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Taylor Clark's book lays the coffee chain bare

The Independent, 28th February 2008

In 1998, reports Taylor Clark in this entertaining and intriguing book, two university researchers performed a chemical analysis of the waters of Boston harbour in Massachusetts . The results were unexpected: the harbour contained caffeine. It turned out that Bostonians, like Americans elsewhere, drink such huge amounts of coffee – ingesting one thousand pounds of pure caffeine every day – that much of it had worked its way into the sewage and thence into the ocean itself.

It’s a useful symbol of the coffee frenzy which has swept from America to the wider world, and of the ubiquity of the brand that has driven it: Starbucks. The company that began life in Seattle in the early 1970s as a single shop selling bags of beans has morphed into a global phenomenon. In 1989 there were 585 coffee houses in the whole of the USA . Today there are 24,000. Globally, meanwhile, Starbucks is a presence in 37 countries. It even has a branch in Guantanamo Bay .

What has made Starbucks such a success? One answer is the drive of its first CEO, Howard Schultz, a man who likes to speak in syrupy terms about his company being a ‘mission’ and a ‘cause’, but whose corporate ruthlessness is well attested. But psychology is important too. In an increasingly atomised, fractured world, says Clark , the idea of the coffeehouse is seductive – comfy armchairs, companionship, luxury products. You can buy into the concept of community even as the company you pay for it helps to destroy the real thing.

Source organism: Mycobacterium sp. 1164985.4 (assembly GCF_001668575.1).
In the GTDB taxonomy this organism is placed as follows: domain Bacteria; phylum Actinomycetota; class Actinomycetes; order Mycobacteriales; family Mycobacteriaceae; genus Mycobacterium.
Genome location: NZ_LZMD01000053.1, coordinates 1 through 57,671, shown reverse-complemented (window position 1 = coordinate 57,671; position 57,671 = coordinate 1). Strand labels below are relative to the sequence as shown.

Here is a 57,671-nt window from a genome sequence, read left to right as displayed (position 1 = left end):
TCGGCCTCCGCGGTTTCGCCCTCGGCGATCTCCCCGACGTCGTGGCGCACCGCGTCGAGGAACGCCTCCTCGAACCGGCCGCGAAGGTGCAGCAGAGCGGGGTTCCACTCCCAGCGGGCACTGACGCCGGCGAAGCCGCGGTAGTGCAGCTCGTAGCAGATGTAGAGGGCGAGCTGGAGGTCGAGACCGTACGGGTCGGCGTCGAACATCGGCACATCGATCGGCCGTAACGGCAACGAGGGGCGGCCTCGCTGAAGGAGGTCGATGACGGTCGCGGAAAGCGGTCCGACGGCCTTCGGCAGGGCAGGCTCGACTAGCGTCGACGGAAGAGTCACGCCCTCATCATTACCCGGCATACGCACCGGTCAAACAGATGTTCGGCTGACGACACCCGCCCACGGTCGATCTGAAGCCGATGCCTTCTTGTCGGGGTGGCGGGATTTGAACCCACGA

It is this paradox that best exemplifies both the book and Starbucks itself. Clark details the charges against the chain: its refusal to allow its workers to unionise, the low wages its growers receive, its targeting of local rivals. He tells entertaining stories about resistance to it: protesters who, after attacking a branch, were pacified with free lattes; the $600,000 the company pays every year for physical protection for Schultz. But some of his conclusions are surprising. He suggests, for example, that Starbucks has actually helped local coffee shops to survive, by turning the wider population on to the wonders of luxury coffee. Between 2000 and 2005, he reveals, the number of independent coffeehouses in the US increased by more than 40%.

Even so, says Clark , he won’t drink at Starbucks: he can’t buy into their project of homogenising the planet. On the other hand, if he finds himself at an airport and there’s nowhere else to drink – that might be a different matter. Like the world as a whole, Clark , is not always sure what to think about Starbucks. His ambivalence translates on the page into a wry balance, and makes for a surprisingly gripping read.